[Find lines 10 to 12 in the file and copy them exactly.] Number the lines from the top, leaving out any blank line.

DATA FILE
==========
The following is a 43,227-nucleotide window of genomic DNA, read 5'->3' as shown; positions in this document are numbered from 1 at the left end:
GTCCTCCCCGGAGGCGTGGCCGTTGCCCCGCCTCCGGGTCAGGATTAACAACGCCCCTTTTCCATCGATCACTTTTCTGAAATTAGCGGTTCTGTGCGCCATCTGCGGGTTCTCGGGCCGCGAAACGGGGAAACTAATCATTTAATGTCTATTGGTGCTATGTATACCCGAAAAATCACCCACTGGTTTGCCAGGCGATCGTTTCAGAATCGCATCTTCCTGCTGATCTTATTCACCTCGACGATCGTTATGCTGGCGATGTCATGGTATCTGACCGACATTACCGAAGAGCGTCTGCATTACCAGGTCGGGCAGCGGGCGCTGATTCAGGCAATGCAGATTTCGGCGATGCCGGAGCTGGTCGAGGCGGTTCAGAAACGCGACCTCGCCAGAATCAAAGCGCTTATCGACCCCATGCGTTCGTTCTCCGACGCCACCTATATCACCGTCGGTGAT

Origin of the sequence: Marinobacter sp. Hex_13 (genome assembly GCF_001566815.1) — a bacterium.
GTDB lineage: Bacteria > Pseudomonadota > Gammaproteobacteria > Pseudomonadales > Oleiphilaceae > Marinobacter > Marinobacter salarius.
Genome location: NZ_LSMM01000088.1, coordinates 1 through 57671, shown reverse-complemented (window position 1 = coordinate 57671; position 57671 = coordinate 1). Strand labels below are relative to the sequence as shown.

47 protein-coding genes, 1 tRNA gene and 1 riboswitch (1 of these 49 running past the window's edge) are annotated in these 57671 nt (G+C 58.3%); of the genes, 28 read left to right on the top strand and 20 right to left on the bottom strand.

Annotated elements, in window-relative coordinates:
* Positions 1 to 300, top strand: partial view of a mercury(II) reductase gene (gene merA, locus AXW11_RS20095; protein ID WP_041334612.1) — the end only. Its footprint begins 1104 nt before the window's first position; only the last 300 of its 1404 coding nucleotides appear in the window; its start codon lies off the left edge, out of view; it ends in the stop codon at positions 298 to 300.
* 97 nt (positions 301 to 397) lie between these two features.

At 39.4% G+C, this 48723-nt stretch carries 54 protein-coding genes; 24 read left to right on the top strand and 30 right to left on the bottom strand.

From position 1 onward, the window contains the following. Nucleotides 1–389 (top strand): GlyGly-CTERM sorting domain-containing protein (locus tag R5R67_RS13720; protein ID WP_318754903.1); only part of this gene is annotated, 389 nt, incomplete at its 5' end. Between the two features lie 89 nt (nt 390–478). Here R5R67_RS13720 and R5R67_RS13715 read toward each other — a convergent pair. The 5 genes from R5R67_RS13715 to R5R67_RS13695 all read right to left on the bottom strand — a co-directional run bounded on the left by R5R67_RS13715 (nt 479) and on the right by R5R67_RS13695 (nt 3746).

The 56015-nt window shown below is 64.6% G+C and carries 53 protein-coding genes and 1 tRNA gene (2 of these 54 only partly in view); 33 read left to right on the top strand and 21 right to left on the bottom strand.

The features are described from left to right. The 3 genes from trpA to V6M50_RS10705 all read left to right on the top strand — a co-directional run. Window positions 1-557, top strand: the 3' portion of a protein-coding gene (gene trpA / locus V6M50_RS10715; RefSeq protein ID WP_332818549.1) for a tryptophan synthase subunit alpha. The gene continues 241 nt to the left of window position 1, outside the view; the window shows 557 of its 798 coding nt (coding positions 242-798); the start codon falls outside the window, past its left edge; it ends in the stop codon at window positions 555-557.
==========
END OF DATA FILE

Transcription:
At 39.4% G+C, this 48723-nt stretch carries 54 protein-coding genes; 24 read left to right on the top strand and 30 right to left on the bottom strand.

From position 1 onward, the window contains the following. Nucleotides 1–389 (top strand): GlyGly-CTERM sorting domain-containing protein (locus tag R5R67_RS13720; protein ID WP_318754903.1); only part of this gene is annotated, 389 nt, incomplete at its 5' end. Between the two features lie 89 nt (nt 390–478). Here R5R67_RS13720 and R5R67_RS13715 read toward each other — a convergent pair. The 5 genes from R5R67_RS13715 to R5R67_RS13695 all read right to left on the bottom strand — a co-directional run bounded on the left by R5R67_RS13715 (nt 479) and on the right by R5R67_RS13695 (nt 3746).

The 56015-nt window shown below is 64.6% G+C and carries 53 protein-coding genes and 1 tRNA gene (2 of these 54 only partly in view); 33 read left to right on the top strand and 21 right to left on the bottom strand.